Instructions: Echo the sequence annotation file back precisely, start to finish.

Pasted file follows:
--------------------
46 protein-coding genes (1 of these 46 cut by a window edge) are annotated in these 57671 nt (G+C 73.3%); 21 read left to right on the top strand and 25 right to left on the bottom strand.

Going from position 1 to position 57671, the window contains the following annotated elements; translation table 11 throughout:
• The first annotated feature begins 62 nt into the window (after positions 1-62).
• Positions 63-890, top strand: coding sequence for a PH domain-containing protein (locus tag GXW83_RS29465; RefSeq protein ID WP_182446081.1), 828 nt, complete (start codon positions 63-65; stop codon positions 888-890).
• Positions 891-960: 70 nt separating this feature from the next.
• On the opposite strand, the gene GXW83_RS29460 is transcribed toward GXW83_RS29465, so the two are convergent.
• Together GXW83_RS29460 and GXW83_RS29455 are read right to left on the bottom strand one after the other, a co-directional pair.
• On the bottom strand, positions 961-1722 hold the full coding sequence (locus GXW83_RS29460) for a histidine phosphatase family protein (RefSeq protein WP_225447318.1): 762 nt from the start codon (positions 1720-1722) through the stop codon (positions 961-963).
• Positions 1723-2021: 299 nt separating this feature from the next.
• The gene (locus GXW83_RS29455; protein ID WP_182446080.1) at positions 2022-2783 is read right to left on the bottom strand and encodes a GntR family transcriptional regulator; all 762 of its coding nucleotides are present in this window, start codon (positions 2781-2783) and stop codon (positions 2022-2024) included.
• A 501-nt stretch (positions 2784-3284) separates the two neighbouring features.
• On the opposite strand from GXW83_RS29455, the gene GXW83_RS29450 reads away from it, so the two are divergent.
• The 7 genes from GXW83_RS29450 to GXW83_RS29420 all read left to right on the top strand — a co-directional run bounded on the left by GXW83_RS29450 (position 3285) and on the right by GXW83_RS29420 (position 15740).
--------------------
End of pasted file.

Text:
46 protein-coding genes (1 of these 46 cut by a window edge) are annotated in these 57671 nt (G+C 73.3%); 21 read left to right on the top strand and 25 right to left on the bottom strand.

Going from position 1 to position 57671, the window contains the following annotated elements; translation table 11 throughout:
• The first annotated feature begins 62 nt into the window (after positions 1-62).
• Positions 63-890, top strand: coding sequence for a PH domain-containing protein (locus tag GXW83_RS29465; RefSeq protein ID WP_182446081.1), 828 nt, complete (start codon positions 63-65; stop codon positions 888-890).
• Positions 891-960: 70 nt separating this feature from the next.
• On the opposite strand, the gene GXW83_RS29460 is transcribed toward GXW83_RS29465, so the two are convergent.
• Together GXW83_RS29460 and GXW83_RS29455 are read right to left on the bottom strand one after the other, a co-directional pair.
• On the bottom strand, positions 961-1722 hold the full coding sequence (locus GXW83_RS29460) for a histidine phosphatase family protein (RefSeq protein WP_225447318.1): 762 nt from the start codon (positions 1720-1722) through the stop codon (positions 961-963).
• Positions 1723-2021: 299 nt separating this feature from the next.
• The gene (locus GXW83_RS29455; protein ID WP_182446080.1) at positions 2022-2783 is read right to left on the bottom strand and encodes a GntR family transcriptional regulator; all 762 of its coding nucleotides are present in this window, start codon (positions 2781-2783) and stop codon (positions 2022-2024) included.
• A 501-nt stretch (positions 2784-3284) separates the two neighbouring features.
• On the opposite strand from GXW83_RS29455, the gene GXW83_RS29450 reads away from it, so the two are divergent.
• The 7 genes from GXW83_RS29450 to GXW83_RS29420 all read left to right on the top strand — a co-directional run bounded on the left by GXW83_RS29450 (position 3285) and on the right by GXW83_RS29420 (position 15740).